Dr. West weighs in

12/3/2008, 4:44 a.m.

Besides, a black face in the White House doesn’t mean that the fight against racism is over. There’s still white supremacy, police brutality and discrimination in the workplace, in housing and so forth to deal with.

From Anthony Noel, a Muslim brother: “You, as a person of faith, have made it a point to criticize those of us who condemn homosexuality, and its behavior, as being homophobic. What is your basis for such a criticism?”

As a Christian, I’m Christ-centric, and Jesus did talk about the quality of love and the quality of relations, and I think that it is possible for there to be mature love between same-sex brothers and sisters.

He also asks: “What is your impression, thus far, of Obama’s appointing so few blacks to positions in his administration?”

Give him time, but their color is not as important as what they stand for.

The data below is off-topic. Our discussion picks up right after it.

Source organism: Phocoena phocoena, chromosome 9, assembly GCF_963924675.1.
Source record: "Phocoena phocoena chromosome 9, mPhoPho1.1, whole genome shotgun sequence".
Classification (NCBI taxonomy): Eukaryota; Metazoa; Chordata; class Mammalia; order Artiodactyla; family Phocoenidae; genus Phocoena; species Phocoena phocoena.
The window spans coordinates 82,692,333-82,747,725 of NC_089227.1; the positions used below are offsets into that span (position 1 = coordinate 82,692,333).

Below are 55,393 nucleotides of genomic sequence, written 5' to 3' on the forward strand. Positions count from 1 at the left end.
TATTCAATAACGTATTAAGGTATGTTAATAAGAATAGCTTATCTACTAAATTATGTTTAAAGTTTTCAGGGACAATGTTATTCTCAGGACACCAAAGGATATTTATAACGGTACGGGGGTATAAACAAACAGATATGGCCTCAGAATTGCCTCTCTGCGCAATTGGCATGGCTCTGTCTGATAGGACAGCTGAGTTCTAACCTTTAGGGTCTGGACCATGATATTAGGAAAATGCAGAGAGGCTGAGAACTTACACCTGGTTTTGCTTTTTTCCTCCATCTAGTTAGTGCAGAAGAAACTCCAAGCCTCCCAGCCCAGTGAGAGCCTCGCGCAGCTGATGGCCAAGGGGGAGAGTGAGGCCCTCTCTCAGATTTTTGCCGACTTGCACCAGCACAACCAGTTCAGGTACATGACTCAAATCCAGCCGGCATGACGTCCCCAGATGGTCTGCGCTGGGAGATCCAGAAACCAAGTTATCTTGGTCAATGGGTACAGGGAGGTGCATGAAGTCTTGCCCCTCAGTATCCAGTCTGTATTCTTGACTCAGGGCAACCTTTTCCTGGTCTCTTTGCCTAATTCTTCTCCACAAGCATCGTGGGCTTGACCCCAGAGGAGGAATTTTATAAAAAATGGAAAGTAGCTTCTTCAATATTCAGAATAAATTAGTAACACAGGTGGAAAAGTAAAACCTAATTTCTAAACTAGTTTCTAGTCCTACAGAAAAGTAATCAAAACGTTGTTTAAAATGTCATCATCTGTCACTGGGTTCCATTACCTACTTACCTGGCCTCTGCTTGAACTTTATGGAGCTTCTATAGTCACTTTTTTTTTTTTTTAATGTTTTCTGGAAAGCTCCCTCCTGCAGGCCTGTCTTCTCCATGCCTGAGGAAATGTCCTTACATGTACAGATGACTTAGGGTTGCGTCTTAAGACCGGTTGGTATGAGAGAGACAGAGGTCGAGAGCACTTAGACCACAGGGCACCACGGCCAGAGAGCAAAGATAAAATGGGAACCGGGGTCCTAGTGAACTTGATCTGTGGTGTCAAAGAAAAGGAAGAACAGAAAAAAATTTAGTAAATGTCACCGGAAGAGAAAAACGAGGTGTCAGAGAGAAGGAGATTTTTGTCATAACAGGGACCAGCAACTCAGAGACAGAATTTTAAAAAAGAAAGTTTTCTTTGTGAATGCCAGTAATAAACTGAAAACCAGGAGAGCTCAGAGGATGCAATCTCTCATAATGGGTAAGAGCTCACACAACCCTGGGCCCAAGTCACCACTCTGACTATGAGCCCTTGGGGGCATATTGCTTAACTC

Yeah, look at Clarence Thomas.


Marianne Ilaw asks whether you think that Obama is more palatable to whites because he doesn’t carry the legacy of slavery, and whether his election will usher in a new era where whites opt for exotic-looking blacks, African and Caribbean immigrants and biracials, over those folks whose ancestors toiled in the fields.

No. Obama is a gentle brother with a sweet disposition that doesn’t constitute a threat to white brothers and sisters. Malcolm X was full of rage and righteous indignation. I’m with him, too. I love all different kind of black folks. Malcolm X was a different type of black man from Obama. That doesn’t mean Barack is not honorable. We can appreciate them both.